‘All around us we see the will to contribute’


Together with their father Hans, business administration alumni Bas (39) and Tim (34) van Veggel run Timeless Investments. Not a doubt in their mind existed when they were asked to donate to Challenge Accepted.


NAME: Tim van Veggel / Bas van Veggel 
AGE: 34 / 39
STUDY: Business Administration (RSM)
CAREER: Entrepreneurs



Charity has always been top of mind to this family business, specialised in real estate. Why? It’s very clear to Bas: ‘We’re well-off, we can afford to part with the money and we’re proud to help make the world a better place.’
The brothers happened to be in the process of setting out a new course for their Timeless Charity Foundation, when Michiel Muller, president of the Erasmus Trustfund and Challenge Accepted initiator, approached them.  ‘We notice more and more private citizens are becoming proactive in making society stronger and more inclusive,’ says Bas. ‘Stimulating progress by donating private funds is an American thing that’s crossed the Atlantic.’ Tim adds: ‘It’s something we believe in. The will to contribute - we don’t just recognise that within ourselves, we see it all around us. We already knew some people who had donated previously.’

Good investment
Any investment in society is one yourself, the brothers insist. Education is a great example. Tim: ‘Young people having proper access to education is essential for our democracy and society. We need people who can apply critical thinking to the challenges that lie before us.’Both the research domains ‘vital cities’ and ‘inclusive prosperity’ sparked an interest with the brothers. Tim: ‘Vital cities is what we’re dealing with on a daily basis. Our profession is no longer simply about construction, it’s about social cohesion, placemaking, revitalizing destitute areas, a clever approach to the development of public space, helping people connect.’ Fortunately, the days when donations disappeared down the drain are mostly over, Bas points out. ‘The whole point of charity is that it leads to something, that you help build something and create a sustainable model which can continue on its own without donations. That is what leads to progress. Not just handouts to those in need, but investments in the world around us.’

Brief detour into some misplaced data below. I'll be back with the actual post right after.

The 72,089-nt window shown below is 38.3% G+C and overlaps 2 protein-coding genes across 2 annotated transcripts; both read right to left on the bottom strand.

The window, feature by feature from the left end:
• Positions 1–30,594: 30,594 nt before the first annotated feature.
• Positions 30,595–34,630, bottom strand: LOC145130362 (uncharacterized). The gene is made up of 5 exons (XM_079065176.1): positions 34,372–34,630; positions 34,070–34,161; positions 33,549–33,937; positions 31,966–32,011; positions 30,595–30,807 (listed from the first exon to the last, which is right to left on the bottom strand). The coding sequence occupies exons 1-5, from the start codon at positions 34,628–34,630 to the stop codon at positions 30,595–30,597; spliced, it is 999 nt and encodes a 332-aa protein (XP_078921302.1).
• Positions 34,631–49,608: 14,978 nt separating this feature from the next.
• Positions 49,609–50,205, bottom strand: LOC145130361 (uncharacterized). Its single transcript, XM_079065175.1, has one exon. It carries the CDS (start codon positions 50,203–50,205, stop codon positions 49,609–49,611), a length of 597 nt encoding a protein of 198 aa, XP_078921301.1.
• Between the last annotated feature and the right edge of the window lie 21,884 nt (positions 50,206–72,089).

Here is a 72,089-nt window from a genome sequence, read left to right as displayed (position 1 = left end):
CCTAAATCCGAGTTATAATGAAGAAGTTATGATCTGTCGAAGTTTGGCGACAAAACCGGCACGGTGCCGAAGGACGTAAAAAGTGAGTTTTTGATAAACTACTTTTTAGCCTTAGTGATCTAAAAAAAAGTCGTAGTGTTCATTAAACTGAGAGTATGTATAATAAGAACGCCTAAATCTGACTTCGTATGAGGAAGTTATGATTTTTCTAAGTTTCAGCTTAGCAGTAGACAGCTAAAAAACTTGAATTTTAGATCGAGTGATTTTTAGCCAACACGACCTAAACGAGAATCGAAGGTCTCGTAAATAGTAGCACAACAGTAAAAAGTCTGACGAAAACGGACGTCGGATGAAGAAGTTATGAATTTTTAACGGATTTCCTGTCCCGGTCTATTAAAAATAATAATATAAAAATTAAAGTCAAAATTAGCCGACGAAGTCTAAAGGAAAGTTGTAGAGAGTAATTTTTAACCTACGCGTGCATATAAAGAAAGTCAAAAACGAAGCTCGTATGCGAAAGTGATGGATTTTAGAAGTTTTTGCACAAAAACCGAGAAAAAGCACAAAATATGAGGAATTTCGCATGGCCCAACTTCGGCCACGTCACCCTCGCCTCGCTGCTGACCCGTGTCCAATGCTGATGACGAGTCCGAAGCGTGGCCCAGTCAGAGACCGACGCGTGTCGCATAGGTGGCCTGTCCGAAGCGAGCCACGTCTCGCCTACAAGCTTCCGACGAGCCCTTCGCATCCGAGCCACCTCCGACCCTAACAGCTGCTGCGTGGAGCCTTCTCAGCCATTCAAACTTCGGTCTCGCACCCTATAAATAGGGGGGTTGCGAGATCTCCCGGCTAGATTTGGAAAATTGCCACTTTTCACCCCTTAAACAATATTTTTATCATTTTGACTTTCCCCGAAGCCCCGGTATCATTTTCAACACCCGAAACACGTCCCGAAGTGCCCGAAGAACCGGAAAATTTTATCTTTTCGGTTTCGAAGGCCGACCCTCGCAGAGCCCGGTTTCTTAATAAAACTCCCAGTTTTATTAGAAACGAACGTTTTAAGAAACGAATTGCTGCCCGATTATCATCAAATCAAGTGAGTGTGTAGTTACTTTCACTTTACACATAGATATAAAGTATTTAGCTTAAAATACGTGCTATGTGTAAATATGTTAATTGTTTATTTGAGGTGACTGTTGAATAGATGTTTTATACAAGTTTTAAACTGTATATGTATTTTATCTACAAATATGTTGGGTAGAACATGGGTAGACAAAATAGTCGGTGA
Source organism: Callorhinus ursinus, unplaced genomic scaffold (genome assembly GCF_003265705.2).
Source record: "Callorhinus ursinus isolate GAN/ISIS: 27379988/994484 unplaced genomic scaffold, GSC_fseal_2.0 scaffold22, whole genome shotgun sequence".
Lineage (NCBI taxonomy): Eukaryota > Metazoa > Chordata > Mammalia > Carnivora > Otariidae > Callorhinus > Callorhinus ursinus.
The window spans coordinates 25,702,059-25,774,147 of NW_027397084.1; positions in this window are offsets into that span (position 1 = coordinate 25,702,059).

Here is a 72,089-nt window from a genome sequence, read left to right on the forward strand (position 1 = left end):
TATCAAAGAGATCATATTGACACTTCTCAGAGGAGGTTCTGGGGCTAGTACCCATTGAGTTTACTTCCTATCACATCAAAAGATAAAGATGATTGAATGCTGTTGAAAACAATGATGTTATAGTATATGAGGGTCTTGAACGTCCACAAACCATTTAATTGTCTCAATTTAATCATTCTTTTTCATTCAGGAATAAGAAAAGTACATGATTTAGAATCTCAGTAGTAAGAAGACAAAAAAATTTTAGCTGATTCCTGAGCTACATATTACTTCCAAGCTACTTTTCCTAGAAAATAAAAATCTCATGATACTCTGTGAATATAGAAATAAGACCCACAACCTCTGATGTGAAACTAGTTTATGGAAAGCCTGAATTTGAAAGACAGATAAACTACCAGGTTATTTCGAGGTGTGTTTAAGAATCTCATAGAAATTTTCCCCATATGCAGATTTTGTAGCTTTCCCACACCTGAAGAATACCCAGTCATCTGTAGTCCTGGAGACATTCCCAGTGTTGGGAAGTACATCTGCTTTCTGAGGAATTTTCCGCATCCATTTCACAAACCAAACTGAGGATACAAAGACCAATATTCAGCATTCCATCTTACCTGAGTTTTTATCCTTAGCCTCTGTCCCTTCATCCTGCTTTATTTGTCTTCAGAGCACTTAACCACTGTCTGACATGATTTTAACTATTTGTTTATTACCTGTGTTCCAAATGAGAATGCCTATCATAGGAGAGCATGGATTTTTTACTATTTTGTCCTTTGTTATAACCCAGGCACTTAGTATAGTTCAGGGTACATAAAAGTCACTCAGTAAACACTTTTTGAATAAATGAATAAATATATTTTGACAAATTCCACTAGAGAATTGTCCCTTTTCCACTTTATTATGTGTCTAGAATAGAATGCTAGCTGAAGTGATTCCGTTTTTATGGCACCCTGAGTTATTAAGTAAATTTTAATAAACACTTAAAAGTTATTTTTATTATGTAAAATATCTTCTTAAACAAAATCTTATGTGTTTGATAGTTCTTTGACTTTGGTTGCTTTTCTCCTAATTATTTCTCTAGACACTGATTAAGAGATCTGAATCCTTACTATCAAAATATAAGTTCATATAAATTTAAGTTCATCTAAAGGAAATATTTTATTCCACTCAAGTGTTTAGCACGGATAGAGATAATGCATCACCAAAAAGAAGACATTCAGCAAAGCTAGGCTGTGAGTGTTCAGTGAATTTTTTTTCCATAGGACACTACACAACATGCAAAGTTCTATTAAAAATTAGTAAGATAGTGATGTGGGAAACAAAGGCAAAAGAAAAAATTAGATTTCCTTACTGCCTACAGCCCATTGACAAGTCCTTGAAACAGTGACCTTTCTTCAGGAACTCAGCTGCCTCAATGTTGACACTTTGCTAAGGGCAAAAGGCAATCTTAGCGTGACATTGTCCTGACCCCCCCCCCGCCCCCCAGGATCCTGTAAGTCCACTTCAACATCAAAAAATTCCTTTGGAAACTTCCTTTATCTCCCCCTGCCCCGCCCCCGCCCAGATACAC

‘The idea with charity is to create something sustainable that can continue without donations’

Soft spot
Both brothers have a soft spot for Erasmus University and the city of Rotterdam. Bas started Business Administration in 1997, Tim followed in 2002. Besides putting their noses to the grindstone, the brothers also maintained an active student life. Not in the least because of their membership of the Rotterdam Student Corporation. Tim: ‘Rotterdam isn’t your oyster from day one, the way some other cities are; you need to explore it, discover the places to be. During my student days, Rotterdam – and I lived close to the Binnenweg – was still a brutal city – expecting you to be straightforward, dig deep, work hard.’ Bas adds: ‘Very educational for a young man, great for your personal development and connections to fellow students.’ Although making merry took up equal amounts of time as studying, both Van Veggels ended up doing a postdoctoral. Tim Accountancy/RA at the Open University; Bas did MSRE (Real Estate). ‘So we did become eggheads after all!’ Tim laughs.

Family business
Meanwhile, entrepreneurship was a recurring subject at the dinner table. Even though at the time it was not exactly cut and dried they would end up in the family business. Tim: ‘After university we both worked at various companies. It’s important to travel, find yourself. You’ll be taken more seriously in the greater world of business.’ Bas: ‘Our father Hans started Multi Vastgoed back in the day, which then grew into the greatest real estate developer in Europe – he started Timeless Investments much later. Even though the seeds were sown years ago, the company didn’t come to fruition until the last ten to fifteen years.’ Some of those seeds are still blooming in Rotterdam. Hans van Veggel acquired the building that houses Dudok, and developed the Beurs­traverse, lovingly known as the Koopgoot (‘Shop gutter’). It’s clear they love the city. ‘We’re keeping our distance from the rivalry between Rotterdam and Amsterdam, at least if you exclude soccer,’ Tim grins. ‘But all kidding aside, together Amsterdam and Rotterdam could reinforce each other and become an unprecedented metropolis. In every respect. Take this Challenge Accepted campaign. If you reach out and join hands, beautiful things will happen.’ 

TEXT: Karin Koolen
PHOTO: Jennifer Remme

Bas and Tim van Veggel